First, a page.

Peter Brett’s two novellas, published by Subterranean Press, fill in some of the time gaps in his first novel The Warded Man. Where Brett’s novels are decidedly epic fantasy, both of his shorts ignore scope and grandiose machinations in favor of the here and now. Sword and sorcery is often described as a self-interested protagonist who does what needs doing while killing monsters. In this case it fits, but I would argue that the difference is much more about narrative pace and structure than any particular story element. In both senses, The Great Bazaar and Brayan’s Gold are decidedly sword and sorcery.
Great Bazaar, the first of the two novellas, fills in a gap of time that was left unexplained in Warded Man. It provides the method by which Arlen gains the financial backing for his later trips into the desert. The tale is essentially a quest to find a deserted city destroyed by demons decades previous and return with the beautiful pottery it was once famed for. It’s not particularly revelatory for Arlen, but it’s a fantastic look at Abban’s character, the shamed and wealthy Krasnian merchant who becomes so significant in The Desert Spear.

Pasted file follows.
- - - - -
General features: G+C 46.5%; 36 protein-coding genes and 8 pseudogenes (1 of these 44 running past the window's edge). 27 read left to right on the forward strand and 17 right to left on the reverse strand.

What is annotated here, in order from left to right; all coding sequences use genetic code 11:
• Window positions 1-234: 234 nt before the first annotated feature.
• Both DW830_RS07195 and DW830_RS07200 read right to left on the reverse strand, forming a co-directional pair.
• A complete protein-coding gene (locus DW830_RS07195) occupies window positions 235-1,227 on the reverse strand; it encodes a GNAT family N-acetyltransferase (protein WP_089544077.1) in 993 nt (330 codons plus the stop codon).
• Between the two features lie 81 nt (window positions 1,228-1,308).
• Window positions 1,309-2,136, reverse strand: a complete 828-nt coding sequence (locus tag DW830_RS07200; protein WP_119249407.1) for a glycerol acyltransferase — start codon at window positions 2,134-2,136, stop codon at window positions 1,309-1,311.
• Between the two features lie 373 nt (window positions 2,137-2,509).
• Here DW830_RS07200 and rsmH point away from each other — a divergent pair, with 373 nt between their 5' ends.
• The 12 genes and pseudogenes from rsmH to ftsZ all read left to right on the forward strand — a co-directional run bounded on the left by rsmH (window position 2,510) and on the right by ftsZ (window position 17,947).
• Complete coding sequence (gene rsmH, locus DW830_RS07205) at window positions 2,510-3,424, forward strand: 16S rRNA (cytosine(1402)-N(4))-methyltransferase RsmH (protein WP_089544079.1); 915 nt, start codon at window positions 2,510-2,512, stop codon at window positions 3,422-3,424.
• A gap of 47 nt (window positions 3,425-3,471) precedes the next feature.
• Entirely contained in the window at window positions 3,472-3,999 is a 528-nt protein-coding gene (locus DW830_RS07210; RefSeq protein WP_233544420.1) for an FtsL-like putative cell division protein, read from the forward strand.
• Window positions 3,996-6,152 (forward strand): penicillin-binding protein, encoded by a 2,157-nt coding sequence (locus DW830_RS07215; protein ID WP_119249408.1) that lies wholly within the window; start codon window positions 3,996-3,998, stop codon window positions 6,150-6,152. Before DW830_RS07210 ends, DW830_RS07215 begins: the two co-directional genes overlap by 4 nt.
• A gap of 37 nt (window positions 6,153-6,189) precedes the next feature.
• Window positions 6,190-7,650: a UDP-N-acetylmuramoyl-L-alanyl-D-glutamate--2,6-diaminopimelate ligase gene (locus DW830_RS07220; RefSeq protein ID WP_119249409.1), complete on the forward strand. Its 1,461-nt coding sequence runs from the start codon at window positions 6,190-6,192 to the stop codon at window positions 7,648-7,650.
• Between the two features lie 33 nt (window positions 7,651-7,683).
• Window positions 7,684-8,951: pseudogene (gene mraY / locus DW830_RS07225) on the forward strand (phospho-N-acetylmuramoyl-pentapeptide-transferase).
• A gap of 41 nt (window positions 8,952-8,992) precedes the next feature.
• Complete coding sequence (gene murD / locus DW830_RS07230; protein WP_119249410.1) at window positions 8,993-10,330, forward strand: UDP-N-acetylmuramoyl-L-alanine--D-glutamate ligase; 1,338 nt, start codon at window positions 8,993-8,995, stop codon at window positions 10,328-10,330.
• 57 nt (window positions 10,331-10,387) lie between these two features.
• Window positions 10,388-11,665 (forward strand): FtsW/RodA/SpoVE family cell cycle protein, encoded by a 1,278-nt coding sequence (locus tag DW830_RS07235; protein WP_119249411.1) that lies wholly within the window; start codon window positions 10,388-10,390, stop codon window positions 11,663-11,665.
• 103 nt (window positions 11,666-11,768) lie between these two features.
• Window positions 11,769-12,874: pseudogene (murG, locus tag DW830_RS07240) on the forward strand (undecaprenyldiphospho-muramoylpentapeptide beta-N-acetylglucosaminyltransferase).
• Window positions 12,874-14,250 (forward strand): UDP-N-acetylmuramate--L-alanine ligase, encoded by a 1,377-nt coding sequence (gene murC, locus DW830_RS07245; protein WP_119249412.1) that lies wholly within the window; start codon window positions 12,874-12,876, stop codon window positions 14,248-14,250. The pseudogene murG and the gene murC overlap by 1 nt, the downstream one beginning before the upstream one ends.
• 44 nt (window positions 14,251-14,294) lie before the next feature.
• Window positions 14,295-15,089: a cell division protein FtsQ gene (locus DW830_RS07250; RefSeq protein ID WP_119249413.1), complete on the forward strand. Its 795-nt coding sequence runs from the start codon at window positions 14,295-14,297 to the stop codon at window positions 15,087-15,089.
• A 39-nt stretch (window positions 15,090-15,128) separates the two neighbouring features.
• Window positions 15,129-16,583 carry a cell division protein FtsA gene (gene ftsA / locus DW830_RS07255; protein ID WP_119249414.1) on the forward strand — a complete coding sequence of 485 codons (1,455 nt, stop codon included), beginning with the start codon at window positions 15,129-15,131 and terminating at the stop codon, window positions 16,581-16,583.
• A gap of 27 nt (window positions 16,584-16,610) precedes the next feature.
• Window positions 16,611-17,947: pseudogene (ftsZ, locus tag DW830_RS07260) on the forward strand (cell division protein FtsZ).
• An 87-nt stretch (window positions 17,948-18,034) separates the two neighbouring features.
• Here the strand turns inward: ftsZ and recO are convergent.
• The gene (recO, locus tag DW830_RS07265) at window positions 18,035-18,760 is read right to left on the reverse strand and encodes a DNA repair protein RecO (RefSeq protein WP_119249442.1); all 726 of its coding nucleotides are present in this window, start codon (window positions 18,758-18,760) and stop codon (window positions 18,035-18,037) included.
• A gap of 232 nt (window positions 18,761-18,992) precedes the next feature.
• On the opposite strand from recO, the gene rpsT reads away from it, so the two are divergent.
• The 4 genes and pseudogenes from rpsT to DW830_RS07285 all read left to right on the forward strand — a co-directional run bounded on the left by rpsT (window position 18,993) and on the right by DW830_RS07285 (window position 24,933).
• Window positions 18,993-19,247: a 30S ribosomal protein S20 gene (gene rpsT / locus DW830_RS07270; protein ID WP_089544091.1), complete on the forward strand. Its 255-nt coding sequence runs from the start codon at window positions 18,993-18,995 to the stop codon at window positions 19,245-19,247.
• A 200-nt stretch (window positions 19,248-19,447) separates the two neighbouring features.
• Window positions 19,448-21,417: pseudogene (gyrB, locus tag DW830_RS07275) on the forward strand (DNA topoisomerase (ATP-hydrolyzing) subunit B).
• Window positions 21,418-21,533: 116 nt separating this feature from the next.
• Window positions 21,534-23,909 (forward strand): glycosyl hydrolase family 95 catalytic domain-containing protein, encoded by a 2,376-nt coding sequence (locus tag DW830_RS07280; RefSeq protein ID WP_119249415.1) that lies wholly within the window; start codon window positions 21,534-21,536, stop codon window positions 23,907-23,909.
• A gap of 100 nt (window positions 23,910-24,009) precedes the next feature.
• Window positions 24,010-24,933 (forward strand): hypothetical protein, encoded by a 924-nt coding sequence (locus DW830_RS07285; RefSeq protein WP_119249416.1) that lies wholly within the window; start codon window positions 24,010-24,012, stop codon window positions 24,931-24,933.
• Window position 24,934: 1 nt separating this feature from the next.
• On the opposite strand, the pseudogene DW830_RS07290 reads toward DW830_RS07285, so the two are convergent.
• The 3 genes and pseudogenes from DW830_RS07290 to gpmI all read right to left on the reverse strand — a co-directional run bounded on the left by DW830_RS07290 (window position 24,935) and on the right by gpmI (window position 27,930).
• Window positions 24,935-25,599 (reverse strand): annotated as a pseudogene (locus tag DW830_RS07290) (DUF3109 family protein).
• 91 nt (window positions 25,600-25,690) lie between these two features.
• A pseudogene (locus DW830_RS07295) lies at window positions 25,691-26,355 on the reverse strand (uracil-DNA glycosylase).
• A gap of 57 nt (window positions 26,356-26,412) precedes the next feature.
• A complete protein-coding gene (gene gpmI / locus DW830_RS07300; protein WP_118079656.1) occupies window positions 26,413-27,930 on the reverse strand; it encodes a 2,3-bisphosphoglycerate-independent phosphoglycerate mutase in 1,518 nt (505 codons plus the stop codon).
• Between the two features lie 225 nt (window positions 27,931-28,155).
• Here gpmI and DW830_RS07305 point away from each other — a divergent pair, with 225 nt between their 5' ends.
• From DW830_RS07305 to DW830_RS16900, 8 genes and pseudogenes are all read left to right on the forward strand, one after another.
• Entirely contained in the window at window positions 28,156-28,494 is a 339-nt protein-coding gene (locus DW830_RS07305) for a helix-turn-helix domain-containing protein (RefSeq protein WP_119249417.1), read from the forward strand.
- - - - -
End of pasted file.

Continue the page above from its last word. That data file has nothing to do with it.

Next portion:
In contrast, Brayan’s Gold offers a lot more of the substance that makes up Arlen. It tells the story of his first run as a guild messenger. Apprenticed to a coward who runs at the first sign of trouble, Arlen is left to deliver the package himself up the side of a snowed in mountain. There he encounters both demon and human who are equally anathema to his world view. It’s an insightful look into the man Arlen becomes in the later half of Warded Man, notable for his complete unwillingness to compromise.
Above I mentioned that structure and pace are as indicative of sword and sorcery as the elements of the story. Both of Brett’s novellas demonstrate just that. Centered on Arlen, a clear goal, and a hurdle he must overcome, the narrative’s focus isn’t on texture and setting, but on character and challenge. In simplicity Brett finds a clarity of purpose often absent in complex and longer forms, making the reads compelling and satisfying despite their brevity.
Are Brayan’s Gold and The Great Bazaar slightly over priced? Well, perhaps. They certainly don’t come cheap at $4.99 (eBook). Given that The Warded Man or The Desert Spear run at $7.99 these days for four times the content, they’re a hard justification for someone looking to see what Peter V. Brett is all about. But that’s not the target audience. Instead, Subterranean Press offers to Brett’s die hard fans new insights into Arlen and fresh demons for him to fight. They aren’t meant to bring new fans to the Demon Cycle as much as they are an intermezzo. I feel confident in saying they are merely the prelude to an opus in the offing.
For fans with that frame of mind, the paired novellas are a dynamite investment that will only further whet the appetite for The Daylight War due out early next year.